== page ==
See Melanie's blog for her sketches from the session.  She is also posting them today.

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I met Melanie just over a year ago and love having someone to share art, surface design and quilting, and bookbinding with.  This was our first Live Figure Drawing together, although we regularly sketch around New York City, and work on projects with our Journal Study Group.

December 12, 2010

Sonheim Lab Drawings 35, 37, 38

I still sketch from Carla Sonheim's book Drawing Lab, and hope to finish all 52 exercises by the end of Winter.  I periodically post some of my 100 Faces (Lab 16), but have only completed  36/100.  I have a zipper pouch with cards cut from watercolor paper, pencil, pen, eraser, 8 watercolor pencils, and a watercolor brush that I carry with me when I know I might have a chance for a live Face Drawing.  I'll post a picture of my great pouch with the next batch of faces.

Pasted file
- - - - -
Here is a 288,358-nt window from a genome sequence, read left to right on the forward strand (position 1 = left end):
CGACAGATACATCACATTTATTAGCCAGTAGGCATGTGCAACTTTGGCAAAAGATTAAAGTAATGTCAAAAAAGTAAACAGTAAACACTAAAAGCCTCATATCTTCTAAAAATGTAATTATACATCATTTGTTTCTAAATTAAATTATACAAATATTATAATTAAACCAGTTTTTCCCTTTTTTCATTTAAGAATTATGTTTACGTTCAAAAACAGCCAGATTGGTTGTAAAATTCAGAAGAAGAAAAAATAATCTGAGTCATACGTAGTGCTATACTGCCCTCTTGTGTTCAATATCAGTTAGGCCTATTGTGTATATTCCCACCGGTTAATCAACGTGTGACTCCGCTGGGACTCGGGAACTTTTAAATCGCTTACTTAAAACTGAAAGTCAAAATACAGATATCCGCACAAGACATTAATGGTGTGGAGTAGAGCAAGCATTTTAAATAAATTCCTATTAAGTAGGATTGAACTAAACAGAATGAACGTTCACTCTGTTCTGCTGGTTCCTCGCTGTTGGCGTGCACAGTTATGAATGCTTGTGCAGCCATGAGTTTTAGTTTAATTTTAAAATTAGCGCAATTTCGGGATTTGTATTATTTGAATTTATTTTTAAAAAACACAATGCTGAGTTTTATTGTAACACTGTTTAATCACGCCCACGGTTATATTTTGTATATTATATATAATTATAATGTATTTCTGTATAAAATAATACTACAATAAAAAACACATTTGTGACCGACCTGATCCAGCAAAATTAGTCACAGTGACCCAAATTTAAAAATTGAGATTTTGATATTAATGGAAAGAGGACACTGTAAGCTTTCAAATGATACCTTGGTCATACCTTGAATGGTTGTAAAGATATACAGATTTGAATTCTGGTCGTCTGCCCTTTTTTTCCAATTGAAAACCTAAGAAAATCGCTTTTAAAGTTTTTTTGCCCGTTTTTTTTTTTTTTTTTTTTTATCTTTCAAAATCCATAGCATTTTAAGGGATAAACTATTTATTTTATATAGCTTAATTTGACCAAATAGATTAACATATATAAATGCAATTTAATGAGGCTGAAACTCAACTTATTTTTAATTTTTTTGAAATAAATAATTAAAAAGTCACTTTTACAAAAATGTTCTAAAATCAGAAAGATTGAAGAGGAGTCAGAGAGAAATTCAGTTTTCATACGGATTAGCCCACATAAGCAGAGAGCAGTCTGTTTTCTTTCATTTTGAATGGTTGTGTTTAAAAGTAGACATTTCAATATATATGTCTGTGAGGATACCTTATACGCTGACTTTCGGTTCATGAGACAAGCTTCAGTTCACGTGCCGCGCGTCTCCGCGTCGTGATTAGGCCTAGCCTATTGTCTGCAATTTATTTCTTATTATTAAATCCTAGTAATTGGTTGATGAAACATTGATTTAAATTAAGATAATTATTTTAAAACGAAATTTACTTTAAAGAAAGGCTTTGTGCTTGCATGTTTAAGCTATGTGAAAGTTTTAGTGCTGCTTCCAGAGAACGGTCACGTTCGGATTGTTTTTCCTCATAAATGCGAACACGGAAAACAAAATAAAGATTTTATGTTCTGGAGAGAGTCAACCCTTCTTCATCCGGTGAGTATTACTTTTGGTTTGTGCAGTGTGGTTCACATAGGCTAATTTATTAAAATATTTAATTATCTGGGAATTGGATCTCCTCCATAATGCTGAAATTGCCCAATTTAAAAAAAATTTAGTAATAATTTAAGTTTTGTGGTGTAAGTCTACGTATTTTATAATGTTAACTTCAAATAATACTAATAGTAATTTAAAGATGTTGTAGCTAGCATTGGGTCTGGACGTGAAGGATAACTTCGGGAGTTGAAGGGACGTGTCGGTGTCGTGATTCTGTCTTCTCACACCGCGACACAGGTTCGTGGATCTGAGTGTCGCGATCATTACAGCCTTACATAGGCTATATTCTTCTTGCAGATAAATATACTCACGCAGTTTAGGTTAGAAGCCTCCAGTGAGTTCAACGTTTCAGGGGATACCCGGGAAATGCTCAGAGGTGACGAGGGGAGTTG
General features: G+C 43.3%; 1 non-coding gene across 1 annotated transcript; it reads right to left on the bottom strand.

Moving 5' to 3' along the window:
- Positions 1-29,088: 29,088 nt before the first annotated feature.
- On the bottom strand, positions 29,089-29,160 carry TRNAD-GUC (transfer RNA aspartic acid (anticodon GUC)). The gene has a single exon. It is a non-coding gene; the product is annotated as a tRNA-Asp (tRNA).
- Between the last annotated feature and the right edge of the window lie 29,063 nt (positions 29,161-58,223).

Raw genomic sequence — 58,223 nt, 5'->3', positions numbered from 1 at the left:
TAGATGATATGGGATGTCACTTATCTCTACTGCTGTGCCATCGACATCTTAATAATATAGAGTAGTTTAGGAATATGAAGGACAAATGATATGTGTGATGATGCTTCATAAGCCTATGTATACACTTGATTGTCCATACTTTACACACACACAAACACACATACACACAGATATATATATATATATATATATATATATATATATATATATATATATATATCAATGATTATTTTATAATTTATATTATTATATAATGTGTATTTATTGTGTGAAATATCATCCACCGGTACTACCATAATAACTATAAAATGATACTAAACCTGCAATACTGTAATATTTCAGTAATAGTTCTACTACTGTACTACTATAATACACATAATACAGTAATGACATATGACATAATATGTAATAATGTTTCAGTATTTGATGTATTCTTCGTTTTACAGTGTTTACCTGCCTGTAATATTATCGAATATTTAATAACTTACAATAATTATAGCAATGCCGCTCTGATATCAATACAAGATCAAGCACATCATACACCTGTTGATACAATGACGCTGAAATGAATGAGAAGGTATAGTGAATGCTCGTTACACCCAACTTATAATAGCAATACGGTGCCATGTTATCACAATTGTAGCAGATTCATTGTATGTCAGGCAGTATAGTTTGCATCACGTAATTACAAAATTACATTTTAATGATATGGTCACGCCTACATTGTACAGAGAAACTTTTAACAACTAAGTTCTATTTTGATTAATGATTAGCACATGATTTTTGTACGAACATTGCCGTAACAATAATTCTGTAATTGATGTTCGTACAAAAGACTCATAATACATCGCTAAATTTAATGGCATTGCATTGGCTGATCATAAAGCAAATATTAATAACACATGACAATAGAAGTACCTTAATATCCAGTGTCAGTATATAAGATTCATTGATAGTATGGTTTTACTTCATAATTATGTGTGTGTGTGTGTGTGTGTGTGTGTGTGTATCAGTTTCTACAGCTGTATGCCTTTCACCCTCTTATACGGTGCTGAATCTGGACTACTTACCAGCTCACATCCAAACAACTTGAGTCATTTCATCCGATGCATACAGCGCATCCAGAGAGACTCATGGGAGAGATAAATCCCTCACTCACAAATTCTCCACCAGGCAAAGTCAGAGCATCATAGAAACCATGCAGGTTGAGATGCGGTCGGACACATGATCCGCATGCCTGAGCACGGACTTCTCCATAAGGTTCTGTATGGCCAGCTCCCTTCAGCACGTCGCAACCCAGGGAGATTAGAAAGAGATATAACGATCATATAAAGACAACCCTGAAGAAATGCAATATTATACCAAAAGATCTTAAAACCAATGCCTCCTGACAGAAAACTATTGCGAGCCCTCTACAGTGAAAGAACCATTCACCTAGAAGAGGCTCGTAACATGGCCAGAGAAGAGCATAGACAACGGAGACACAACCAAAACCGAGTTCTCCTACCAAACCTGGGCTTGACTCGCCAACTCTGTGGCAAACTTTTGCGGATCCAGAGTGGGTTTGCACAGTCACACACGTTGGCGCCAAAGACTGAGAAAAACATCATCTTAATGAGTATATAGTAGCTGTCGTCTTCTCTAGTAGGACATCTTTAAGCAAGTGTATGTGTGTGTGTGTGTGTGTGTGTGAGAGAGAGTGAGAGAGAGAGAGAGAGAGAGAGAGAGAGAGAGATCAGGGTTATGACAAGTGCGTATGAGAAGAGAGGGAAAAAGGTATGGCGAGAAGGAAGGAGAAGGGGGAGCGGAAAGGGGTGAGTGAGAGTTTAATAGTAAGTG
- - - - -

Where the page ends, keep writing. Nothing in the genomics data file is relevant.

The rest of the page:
Lab 35:  Browse a magazine and rip out a few pages that speak to you.  Then collage one or more elements to a page and add a sketch around the collages.  I picked up the Sunday NY Times magazine and found this mask/color samples, and didn't want to look for anything else.  It spoke to me!

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Lab 37  Instructions for this lab are as follows:  Quickly make a list of 20 things.  Using a random number generator (she provides the URL for one on the web), draw each item in the order that they are "selected" as a random number. 

My list of 20 items is on the left side of the spread.

This was great fun and another one of her terrific methods for making original drawings.

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Lab 38:  Sidewalk Crack Drawings